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*Botox Causes Brain Damage - Hogwash or Science*(C)

Lately I've been reading some scary stuff about BOTOX. I know enough about headlines to understand that those written to shock, alarm, or titillate grab attention. Not usually the case with headlines written to calm, soothe or reassure. They seem to draw little notice. Latest case in point: Botox Causes Brain Damage.
Scary, right? True? Read on.

BOTOX was first given FDA clearance for the treatment of ocular conditions such as strabismus, juvenile cerebral palsy and other large muscle, lower limb spasticities. At these high doses, some adverse reactions truly did occur. That much is fact. At times the symptoms were severe, including difficulty swallowing and breathing. Some systemic toxicity was found in patients with neuromuscular disorders and other underlying neuromuscular conditions. It is important to note that most all of these serious events were in children treated with huge doses of botulism ranging from 6.25 to 32 units per kilogram of bodyweight — that is the equivalent of 460 to 2,400 units for an adult. BOTOX prescribed for medical conditions. Let's think of BOTOX treatments for medical conditions as the apples of our fruit basket. But let's not compare apples with oranges!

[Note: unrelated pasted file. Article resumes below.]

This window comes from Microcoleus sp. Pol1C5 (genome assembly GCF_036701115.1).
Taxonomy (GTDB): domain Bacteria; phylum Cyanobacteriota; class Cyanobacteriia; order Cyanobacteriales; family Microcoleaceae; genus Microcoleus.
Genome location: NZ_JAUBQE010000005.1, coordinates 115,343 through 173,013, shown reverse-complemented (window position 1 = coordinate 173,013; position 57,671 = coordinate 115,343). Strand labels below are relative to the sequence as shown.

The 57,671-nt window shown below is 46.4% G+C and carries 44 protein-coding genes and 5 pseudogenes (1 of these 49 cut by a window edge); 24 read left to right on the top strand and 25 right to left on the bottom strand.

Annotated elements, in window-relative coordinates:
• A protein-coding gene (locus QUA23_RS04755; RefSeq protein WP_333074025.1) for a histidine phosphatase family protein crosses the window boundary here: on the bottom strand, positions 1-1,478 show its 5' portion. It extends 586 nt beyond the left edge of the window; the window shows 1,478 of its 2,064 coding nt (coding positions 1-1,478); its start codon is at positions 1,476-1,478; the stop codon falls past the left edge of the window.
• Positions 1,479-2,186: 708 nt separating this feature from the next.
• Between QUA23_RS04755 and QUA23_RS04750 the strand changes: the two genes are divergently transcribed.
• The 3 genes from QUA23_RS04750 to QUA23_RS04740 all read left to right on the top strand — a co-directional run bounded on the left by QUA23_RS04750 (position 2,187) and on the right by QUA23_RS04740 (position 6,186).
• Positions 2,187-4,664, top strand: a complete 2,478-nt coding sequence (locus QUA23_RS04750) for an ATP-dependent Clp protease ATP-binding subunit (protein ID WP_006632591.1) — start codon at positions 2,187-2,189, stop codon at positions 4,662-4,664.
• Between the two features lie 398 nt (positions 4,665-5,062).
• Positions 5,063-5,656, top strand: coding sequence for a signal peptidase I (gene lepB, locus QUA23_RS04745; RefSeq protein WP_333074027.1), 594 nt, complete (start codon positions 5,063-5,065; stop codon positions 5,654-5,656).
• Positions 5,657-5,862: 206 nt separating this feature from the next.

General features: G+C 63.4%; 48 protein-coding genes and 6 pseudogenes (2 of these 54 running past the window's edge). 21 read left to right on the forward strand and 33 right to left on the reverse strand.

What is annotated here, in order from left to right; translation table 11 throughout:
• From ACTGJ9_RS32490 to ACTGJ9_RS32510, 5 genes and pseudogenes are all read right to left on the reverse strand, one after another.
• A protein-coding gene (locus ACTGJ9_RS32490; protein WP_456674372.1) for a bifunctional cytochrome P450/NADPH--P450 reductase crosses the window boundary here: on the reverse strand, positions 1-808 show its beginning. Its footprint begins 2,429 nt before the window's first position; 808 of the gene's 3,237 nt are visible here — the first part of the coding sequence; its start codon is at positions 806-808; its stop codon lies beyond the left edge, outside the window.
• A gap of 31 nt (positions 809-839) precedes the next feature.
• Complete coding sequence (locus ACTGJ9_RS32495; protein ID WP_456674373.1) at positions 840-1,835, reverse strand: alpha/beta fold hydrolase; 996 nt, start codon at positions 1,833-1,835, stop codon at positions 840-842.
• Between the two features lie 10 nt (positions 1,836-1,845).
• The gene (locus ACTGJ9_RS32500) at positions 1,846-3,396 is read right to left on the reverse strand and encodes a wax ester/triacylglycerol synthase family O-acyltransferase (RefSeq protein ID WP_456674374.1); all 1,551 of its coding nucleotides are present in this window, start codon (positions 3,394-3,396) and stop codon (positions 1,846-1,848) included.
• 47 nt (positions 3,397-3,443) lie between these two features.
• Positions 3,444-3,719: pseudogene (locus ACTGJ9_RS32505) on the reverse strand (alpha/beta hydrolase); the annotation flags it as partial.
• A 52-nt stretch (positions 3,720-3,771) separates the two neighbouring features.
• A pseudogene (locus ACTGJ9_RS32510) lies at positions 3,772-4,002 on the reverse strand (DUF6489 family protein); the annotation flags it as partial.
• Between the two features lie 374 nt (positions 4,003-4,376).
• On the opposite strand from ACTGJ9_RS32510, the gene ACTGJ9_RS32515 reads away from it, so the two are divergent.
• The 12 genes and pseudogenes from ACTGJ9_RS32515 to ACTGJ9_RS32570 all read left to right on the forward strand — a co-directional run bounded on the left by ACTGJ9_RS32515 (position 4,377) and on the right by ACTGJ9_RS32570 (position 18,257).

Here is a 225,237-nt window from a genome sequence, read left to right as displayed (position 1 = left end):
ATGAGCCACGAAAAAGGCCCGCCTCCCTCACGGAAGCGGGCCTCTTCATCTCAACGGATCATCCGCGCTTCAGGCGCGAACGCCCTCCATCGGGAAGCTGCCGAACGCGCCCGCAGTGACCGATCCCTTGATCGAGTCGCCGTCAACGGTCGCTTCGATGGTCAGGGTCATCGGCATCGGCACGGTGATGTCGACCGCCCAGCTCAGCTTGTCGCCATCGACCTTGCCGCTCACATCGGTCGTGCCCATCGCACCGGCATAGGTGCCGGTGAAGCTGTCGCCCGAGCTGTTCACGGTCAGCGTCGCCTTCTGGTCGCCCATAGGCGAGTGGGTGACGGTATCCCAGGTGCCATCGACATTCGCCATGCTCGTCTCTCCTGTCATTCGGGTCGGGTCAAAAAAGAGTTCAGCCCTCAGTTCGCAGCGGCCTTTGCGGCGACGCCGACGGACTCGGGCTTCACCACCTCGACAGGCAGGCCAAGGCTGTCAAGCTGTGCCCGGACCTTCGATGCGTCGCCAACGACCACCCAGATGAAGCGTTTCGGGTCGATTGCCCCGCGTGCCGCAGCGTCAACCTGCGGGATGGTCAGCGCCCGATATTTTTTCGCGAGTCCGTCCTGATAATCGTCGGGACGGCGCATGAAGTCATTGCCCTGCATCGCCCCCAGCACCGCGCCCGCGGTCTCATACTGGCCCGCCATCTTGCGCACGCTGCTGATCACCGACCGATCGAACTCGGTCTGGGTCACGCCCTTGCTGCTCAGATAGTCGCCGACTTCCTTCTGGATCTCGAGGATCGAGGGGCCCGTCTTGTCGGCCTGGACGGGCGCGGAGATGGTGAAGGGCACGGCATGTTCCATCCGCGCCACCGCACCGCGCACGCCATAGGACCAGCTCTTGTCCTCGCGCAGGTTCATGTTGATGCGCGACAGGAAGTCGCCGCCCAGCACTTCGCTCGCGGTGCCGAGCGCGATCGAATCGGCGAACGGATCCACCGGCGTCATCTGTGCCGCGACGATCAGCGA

The oranges in our fruit basket are the BOTOX treatments administered for aesthetic purposes, (i.e. to soften facial wrinkles). The 20 unit dosage of BOTOX approved for aesthetic treatments is a sharp contrast to the 460 to 2400 unit dosage used to treat medical conditions.  So we can't use the same yardstick when comparing apples with oranges.

I discussed these latest BOTOX(R) headlines with Dr. Vic Navurkur, past president of the [Link Removed]with an active aesthetic dermatologic practice in the Bay Area of San Francisco.
"The media has taken this completely out of context!" he exclaimed with some amusement. "As a treatment for medical conditions, Botox is often administered in very high strengths and yes, some complications have been noted there. But these dosages are not comparable to those used in aesthetic treatments."

Scare tactics aside, if you are thinking about BOTOX treatments, here are three important questions to ask yourself:

  1. Is there anything in my health history that could recommend against it. (If you have any neurological disorder, first discuss possible complications  with your internist.)
  2. Am I bothered by facial wrinkles in areas that BOTOX could soften? (i..e. forehead, crows feet, neck cords, etc.)
  3. Can I afford this expense on an ongoing basis (every 3-5 months)

Tune in for Part 2 on Botox next week.

Lois W. Stern is the author of [Link Removed] 

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